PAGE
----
Too much for your kids? No worries. Stick to the outside market, the fruit and vegetable market and by all means, eat some sushi nearby. If you’re traveling with a partner, take turns walking into the wholesale area while one of you takes the kids through the slower part of the famous fish market. After walking in on your own, you may decide that the kids can swing it. It slows down a lot between 9 & 10 am, anyway.

Skip Tuna Auction

How to Visit the Tsukiji Fish Market with Kids: Japan Family Travel Tsukiji Tuna Auction Blur

Seriously. Skip it, or at least go by yourself. This is not how to enjoy a visit to the Tsukiji Fish Market. In fact, it’s not how I enjoy it on my own, either. I say this with the utmost respect to the buyers and sellers — if anything, I could say that for them: they really don’t want you there in the first place, but that’s beside the point.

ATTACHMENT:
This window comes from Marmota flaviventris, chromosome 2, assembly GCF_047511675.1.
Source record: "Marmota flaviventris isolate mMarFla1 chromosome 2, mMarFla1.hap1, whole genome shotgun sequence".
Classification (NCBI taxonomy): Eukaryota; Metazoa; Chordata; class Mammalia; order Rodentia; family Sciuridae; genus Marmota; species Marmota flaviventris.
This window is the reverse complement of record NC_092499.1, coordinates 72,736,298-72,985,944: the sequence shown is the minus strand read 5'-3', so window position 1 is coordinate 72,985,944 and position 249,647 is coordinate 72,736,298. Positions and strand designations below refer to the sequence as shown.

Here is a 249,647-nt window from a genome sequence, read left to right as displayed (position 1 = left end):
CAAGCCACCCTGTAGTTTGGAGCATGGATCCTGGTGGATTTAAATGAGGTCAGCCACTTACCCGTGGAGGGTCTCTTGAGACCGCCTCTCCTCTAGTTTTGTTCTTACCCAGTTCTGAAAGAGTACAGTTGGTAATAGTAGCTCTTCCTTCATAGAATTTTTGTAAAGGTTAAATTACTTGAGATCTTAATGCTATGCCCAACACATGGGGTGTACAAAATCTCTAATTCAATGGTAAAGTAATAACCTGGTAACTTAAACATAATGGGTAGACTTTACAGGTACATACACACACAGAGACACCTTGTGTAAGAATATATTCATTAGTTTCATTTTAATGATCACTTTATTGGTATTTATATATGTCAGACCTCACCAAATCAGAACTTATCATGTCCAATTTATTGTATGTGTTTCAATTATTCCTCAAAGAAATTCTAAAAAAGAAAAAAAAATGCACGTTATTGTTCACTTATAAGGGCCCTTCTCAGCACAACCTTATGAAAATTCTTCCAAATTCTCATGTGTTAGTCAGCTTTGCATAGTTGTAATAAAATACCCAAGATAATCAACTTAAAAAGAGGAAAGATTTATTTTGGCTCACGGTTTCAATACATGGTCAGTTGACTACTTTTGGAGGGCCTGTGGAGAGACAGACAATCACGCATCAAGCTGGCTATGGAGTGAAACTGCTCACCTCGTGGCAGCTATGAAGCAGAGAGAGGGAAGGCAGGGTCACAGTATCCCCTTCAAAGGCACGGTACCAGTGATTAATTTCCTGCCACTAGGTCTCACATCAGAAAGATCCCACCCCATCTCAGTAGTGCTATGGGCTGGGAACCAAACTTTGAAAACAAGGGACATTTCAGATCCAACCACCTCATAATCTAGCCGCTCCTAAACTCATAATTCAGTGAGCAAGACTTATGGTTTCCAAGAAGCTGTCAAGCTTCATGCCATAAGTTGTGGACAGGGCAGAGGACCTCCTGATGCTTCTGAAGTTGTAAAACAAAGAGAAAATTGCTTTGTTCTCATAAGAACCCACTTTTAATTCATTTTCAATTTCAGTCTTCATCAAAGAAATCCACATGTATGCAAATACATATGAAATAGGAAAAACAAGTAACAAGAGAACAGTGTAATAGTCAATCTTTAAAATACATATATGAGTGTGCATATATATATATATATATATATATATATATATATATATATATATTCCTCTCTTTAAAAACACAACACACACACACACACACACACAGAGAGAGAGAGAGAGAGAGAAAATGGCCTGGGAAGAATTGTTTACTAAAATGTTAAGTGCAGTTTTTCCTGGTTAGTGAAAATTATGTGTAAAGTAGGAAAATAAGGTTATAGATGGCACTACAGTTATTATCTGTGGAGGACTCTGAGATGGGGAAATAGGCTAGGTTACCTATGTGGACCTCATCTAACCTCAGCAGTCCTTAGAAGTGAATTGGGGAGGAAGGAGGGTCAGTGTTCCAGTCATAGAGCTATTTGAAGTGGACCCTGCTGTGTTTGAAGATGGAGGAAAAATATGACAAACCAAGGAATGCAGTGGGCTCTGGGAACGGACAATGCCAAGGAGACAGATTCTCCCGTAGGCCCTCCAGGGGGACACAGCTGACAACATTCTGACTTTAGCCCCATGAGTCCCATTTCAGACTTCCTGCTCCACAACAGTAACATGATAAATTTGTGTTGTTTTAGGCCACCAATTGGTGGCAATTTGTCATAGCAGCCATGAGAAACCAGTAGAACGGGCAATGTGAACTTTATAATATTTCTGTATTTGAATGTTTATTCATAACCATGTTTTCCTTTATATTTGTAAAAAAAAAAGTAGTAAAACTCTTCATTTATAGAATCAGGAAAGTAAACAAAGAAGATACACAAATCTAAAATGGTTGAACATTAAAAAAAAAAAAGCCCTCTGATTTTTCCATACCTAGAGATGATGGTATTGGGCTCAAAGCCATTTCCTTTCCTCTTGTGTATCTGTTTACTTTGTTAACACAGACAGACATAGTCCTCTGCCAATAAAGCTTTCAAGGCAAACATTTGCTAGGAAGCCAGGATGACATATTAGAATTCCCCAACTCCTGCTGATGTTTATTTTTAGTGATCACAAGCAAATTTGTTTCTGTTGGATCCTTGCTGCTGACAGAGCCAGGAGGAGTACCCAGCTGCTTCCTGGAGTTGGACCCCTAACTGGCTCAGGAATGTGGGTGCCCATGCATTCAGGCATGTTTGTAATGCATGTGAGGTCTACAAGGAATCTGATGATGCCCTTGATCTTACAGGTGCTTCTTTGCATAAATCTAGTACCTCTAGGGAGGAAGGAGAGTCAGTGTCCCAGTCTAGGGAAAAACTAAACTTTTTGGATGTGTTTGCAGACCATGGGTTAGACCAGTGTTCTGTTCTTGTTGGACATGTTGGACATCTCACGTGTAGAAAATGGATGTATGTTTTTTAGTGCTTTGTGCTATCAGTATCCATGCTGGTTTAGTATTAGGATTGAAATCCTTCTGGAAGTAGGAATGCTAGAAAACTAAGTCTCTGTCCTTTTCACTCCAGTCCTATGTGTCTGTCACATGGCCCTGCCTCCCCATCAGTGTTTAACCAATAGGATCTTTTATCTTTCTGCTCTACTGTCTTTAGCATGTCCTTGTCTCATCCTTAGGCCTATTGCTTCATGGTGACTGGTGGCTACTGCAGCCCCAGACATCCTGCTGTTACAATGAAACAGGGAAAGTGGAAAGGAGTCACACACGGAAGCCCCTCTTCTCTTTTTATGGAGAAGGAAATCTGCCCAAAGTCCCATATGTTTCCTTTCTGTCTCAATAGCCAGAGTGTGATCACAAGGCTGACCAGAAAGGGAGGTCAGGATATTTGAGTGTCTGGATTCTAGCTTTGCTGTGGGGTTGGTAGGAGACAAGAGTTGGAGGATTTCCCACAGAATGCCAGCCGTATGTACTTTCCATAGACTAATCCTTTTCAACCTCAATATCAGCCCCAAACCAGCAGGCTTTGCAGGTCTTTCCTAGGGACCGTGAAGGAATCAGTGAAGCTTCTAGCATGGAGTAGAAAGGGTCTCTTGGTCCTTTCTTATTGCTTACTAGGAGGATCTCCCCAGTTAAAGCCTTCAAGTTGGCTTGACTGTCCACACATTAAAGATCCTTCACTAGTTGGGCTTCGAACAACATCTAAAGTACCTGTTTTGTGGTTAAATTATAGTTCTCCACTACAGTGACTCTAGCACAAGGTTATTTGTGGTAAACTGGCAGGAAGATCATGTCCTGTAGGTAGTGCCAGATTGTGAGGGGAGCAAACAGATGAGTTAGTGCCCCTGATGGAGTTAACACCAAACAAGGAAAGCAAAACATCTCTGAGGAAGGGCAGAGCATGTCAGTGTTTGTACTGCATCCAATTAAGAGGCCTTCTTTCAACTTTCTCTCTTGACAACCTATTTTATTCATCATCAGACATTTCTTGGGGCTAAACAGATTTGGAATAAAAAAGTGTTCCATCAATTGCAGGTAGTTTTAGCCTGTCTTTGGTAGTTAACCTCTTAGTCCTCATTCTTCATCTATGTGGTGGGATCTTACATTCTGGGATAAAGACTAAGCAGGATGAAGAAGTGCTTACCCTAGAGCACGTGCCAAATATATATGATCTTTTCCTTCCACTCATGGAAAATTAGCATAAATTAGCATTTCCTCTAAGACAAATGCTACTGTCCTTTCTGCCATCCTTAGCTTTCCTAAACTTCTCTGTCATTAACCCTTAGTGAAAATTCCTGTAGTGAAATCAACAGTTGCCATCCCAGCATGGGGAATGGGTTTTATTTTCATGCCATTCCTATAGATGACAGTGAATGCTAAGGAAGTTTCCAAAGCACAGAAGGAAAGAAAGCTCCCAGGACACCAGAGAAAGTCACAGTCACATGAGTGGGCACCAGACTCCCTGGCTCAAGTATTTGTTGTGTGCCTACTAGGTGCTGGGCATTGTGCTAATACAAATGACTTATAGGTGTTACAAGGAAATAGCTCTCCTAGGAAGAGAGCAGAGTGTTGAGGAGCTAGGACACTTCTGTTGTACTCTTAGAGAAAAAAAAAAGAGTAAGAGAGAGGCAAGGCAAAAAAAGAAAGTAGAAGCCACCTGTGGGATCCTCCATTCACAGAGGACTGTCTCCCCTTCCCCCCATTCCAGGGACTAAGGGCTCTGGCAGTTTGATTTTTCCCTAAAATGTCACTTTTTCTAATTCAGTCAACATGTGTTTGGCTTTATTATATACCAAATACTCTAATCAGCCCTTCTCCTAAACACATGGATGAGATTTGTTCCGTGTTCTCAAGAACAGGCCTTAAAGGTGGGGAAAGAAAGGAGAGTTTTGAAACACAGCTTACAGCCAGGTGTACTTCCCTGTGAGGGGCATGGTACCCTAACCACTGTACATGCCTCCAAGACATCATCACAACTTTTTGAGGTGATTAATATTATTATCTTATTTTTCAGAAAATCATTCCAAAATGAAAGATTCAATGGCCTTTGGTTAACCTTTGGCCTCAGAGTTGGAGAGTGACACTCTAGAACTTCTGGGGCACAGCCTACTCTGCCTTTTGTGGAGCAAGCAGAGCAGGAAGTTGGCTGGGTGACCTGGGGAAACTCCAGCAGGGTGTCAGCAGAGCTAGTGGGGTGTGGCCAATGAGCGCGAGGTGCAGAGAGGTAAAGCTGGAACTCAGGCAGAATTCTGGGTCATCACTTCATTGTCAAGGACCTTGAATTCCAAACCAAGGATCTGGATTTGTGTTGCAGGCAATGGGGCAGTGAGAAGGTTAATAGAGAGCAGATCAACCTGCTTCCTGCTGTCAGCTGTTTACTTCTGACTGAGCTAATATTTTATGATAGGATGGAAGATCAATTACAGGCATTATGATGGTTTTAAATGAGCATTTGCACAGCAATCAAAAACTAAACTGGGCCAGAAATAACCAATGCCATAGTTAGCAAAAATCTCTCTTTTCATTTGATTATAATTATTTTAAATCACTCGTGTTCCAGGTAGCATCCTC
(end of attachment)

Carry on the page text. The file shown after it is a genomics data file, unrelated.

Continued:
I’ve been to the tuna auctions twice, both were long before the new sets of rules which require you to get there earlier and wait for longer. Even without these restrictions, I left the auction wondering why I wasted my time.

How to Visit the Tsukiji Fish Market with Kids: Japan Family Travel Tsukiji Tuna Auction

This may sound controversial, but your kids might see experience the auctions just like I did. You wake at 3 am or earlier so you can be there by 4 am, then you sit and wait for hours in the cold. After that, you walk into a cold room to watch a handful of men fondle some dead fish, ring a bell and shout for a few minutes.

Besides, the appeal of seeing big tuna is ending — they’ve been overfished to the point where the massive ones are increasingly rare.

Most kids don’t want to be subjected to this. So spare them. Instead, you should all sleep a few more hours and then show up later. Seriously, skip the tuna auctions with kids. I’m not even going to tell you how to do it solo — there are plenty of other blogs that can fill you in.